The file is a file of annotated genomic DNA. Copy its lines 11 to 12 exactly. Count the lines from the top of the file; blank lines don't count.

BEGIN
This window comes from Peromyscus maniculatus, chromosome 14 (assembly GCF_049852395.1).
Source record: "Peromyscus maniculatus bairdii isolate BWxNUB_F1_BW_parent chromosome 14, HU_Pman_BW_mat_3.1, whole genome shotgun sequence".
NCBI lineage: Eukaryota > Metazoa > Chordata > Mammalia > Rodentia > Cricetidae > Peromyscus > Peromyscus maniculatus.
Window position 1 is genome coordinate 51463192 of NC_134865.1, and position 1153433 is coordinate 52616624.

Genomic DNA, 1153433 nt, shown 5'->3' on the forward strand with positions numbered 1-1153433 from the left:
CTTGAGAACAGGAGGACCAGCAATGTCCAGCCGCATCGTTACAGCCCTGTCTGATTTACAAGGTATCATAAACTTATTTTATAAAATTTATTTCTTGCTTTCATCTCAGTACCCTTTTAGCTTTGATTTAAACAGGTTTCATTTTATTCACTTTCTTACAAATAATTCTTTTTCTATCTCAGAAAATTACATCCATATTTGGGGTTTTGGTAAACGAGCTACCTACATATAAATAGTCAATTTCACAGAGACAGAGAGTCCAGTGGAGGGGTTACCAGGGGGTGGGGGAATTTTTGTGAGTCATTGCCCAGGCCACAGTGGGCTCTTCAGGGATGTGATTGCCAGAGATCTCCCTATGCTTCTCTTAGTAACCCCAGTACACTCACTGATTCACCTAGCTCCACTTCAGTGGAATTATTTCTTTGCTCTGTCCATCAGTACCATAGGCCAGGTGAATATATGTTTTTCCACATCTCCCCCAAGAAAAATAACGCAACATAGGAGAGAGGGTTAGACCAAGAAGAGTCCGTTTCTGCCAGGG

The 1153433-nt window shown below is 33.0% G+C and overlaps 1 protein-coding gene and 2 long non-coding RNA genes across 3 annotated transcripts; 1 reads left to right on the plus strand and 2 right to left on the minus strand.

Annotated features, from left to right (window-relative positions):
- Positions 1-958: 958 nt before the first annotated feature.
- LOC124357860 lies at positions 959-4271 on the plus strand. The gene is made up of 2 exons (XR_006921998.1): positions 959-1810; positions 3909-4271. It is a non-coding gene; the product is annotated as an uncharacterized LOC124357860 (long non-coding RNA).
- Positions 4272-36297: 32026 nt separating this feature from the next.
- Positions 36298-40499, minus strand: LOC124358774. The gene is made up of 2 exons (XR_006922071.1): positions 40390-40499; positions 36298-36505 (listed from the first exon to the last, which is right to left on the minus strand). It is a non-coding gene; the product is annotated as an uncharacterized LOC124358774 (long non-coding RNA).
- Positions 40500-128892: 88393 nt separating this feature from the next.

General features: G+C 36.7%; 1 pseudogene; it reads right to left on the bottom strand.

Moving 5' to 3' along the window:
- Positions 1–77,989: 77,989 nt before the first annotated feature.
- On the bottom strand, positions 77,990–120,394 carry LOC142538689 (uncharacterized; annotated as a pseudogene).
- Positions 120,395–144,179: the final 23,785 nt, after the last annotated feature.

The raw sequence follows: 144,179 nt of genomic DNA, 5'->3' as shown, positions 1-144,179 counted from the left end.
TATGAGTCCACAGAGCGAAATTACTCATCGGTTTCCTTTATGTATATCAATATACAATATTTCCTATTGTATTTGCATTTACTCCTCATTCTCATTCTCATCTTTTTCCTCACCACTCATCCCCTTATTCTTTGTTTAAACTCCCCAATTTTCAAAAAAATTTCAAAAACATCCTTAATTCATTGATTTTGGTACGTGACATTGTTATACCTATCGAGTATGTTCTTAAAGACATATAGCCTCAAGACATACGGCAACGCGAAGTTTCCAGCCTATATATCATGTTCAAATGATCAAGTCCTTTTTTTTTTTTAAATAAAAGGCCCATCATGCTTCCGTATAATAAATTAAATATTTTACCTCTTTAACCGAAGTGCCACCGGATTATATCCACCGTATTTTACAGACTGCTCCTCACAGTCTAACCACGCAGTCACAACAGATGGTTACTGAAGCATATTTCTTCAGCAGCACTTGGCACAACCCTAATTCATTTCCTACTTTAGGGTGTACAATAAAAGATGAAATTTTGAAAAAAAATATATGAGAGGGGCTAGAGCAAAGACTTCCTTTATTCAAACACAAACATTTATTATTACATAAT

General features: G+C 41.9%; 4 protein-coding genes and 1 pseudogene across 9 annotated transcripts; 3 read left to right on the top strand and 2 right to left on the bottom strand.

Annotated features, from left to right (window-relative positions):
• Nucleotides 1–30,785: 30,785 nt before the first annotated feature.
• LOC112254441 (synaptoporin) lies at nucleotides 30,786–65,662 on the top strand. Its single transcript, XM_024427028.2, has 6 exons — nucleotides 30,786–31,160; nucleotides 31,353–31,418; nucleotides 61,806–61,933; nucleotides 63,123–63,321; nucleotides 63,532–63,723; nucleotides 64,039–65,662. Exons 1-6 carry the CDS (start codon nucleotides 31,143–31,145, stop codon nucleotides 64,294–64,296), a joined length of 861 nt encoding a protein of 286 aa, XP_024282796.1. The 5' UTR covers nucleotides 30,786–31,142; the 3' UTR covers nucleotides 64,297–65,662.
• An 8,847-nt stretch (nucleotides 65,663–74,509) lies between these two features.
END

- Positions 4272-36297: 32026 nt separating this feature from the next.
- Positions 36298-40499, minus strand: LOC124358774. The gene is made up of 2 exons (XR_006922071.1): positions 40390-40499; positions 36298-36505 (listed from the first exon to the last, which is right to left on the minus strand). It is a non-coding gene; the product is annotated as an uncharacterized LOC124358774 (long non-coding RNA).